Our community needs to hold itself accountable. Instead of progress, this extreme behavior has set the gay community back into a space where our existence and rights are yet again under scrutiny. Academics seem to have shifted their focus from teaching valuable skills to exposing kids to an overwhelming and confusing amount of adult material related to sexuality. Instead of letting some children grow up and decide for themselves, many are feeling pressured to not only join the LGBTQ community, but change their bodies before fully developing and discovering themselves.
It’s as if it wasn’t enough to have the right to marry who we love. The radicals who have hijacked our community have pushed for representation and acceptance in every space you can imagine, even pushing out traditional gays in favor of “non-binary queer folk.” To these extremists, the stranger the better. Every mainstream company you can think of now signals their allegiance to the gay community every June, and even now at the World Cup the US is using a rainbow logo to flaunt their allegiance, despite the fact that same-sex relationships are illegal in host nation Qatar.
This kind of disrespect is eroding our community. “Accept us or else” seems to be the Alphabet Mafia’s new slogan. How is this love, and not authoritarian collectivism? As gays, if we want respect we have to respect others’ feelings about us, too. We do not need the whole world to love and accept us, and if we do, it is an indication that we don’t love and accept ourselves first. The validation the radical LGBTQIA+ community seeks, particularly from underage children, is a dangerous symptom of their own internal struggle, and they’ve chosen to make that struggle everyone’s problem.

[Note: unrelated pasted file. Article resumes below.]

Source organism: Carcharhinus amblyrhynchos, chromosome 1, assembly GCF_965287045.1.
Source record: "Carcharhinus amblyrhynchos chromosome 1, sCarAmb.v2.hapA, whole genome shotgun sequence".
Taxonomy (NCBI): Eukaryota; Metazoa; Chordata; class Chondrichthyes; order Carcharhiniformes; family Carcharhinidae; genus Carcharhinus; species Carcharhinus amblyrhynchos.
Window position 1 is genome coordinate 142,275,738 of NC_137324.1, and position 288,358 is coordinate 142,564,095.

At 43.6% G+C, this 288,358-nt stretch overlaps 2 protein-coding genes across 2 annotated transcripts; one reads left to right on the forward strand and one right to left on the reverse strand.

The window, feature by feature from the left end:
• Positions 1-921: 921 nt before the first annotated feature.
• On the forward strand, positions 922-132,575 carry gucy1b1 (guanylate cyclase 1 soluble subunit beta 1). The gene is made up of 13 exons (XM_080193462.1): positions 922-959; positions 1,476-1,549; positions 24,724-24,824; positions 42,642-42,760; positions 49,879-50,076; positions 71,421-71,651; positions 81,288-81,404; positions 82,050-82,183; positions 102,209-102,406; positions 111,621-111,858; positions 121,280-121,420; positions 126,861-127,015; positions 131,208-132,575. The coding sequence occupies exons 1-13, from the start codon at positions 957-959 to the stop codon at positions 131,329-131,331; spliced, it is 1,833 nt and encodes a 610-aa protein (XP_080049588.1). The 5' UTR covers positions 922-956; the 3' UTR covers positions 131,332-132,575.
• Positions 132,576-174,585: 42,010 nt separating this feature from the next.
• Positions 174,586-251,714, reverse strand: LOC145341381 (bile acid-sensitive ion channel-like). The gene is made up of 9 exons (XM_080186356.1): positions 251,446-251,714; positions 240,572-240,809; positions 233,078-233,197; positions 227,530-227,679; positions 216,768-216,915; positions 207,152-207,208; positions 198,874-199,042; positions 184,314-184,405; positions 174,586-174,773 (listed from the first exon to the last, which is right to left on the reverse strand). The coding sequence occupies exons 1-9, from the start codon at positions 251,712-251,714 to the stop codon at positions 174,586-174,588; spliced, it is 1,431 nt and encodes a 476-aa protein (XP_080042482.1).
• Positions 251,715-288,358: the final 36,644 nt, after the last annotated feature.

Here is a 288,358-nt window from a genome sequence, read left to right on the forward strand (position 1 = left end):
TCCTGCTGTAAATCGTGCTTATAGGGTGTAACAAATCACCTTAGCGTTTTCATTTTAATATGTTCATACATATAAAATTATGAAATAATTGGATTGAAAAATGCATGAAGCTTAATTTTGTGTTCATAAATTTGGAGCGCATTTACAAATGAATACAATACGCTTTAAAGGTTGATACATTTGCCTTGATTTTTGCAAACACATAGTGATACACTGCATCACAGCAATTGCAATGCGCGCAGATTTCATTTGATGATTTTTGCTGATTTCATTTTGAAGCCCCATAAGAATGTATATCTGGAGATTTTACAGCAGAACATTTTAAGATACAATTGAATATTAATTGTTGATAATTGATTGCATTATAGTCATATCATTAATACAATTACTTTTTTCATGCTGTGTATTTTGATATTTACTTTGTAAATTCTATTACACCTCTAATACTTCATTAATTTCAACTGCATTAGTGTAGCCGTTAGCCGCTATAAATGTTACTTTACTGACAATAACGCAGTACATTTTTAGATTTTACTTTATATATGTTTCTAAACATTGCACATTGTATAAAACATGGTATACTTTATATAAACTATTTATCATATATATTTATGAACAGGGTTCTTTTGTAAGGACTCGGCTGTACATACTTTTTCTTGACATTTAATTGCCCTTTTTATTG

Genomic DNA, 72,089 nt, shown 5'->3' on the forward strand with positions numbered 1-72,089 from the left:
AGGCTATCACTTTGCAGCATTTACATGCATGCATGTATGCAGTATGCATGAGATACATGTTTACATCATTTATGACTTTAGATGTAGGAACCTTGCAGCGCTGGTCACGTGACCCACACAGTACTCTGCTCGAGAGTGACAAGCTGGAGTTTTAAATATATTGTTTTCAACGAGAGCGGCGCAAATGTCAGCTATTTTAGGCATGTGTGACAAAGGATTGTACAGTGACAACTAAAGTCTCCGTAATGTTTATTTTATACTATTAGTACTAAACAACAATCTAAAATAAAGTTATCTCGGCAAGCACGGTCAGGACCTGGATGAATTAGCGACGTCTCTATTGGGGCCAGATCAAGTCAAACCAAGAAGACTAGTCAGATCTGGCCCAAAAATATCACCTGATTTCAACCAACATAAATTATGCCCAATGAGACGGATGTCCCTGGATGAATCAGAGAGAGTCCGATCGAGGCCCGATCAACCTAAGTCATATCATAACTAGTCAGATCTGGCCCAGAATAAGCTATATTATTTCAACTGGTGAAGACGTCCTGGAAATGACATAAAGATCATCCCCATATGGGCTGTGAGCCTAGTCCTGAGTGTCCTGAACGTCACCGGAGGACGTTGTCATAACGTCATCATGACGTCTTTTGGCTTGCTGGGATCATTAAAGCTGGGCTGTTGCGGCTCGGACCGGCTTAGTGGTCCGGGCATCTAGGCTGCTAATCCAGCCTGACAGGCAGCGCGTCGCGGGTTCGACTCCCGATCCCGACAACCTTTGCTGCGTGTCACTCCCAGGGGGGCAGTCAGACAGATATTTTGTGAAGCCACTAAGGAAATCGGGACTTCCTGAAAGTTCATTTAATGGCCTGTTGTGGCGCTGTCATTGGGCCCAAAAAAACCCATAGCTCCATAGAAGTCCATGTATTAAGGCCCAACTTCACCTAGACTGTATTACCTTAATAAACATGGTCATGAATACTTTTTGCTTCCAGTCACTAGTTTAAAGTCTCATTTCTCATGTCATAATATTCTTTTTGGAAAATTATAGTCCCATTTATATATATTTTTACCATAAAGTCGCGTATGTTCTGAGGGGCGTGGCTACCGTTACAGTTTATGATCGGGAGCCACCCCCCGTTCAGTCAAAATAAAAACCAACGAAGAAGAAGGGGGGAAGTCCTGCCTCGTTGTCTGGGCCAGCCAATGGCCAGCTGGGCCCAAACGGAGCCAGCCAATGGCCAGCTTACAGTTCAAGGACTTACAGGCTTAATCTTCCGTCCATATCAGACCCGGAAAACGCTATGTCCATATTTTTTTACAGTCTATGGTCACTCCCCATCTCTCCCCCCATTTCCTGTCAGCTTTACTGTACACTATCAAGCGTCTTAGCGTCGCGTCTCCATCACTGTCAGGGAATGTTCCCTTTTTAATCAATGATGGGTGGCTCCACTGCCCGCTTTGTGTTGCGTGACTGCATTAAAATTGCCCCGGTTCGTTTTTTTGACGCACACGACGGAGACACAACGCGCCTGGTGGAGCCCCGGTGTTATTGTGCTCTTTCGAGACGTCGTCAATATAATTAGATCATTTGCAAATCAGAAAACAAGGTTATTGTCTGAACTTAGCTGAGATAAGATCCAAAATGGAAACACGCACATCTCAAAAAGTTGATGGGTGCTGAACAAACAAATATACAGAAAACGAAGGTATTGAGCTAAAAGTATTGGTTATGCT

That’s why places like Club Q could be targeted more and more. The more radicals push and invade spaces they have no business invading (and wouldn’t, if they were comfortable with themselves) the angrier it will make extremists on the opposite side of the spectrum. This encourages the divisive media rhetoric pushing civil war, yet again. The modern LGBTQIA+ movement is ruining it for those of us in the gay community who have no interest in participating in gaudy parades or talking to young children about sexuality. Because of them, there may not be safe spaces for any gay people in the future.
A line has been crossed, and a target is now on the backs of everyone under the LGBTQ umbrella, not just the radicals. While there will always be hate in the world, our community must address the problems within before we go pointing fingers. We need our boundaries back, or more tragedies like Club Q are likely in our future. This is why Gays Against Groomers exists. We are here to call out the radicals within our community and salvage what’s left of our dignity. And we’re just getting started.
Note from the author:
Let me be clear: What happened at Club Q in Colorado was a tragedy and should not have happened. It is no one’s fault but the shooter. My concern is the rhetoric being used by media to shield radical extremists within the gay community and push unnecessary gun control.
Furthermore, I see this story being weaponized by both sides of the political aisle. Everyone is pointing fingers, though extremists exist on both sides. But if we don’t hold ourselves accountable first, who are we to assign blame?
Our society is sick. So many are mentally unwell, and afraid of the future. While normally the first questions I would be asking are about the shooter and his background, I know enough about the media to question how this story is being told. Including how people react to it.
No one deserves to die for how they live their life, unless it hurts others. But those who have let their minds turn into weapons for the system are a huge part of our problem. We need to acknowledge that.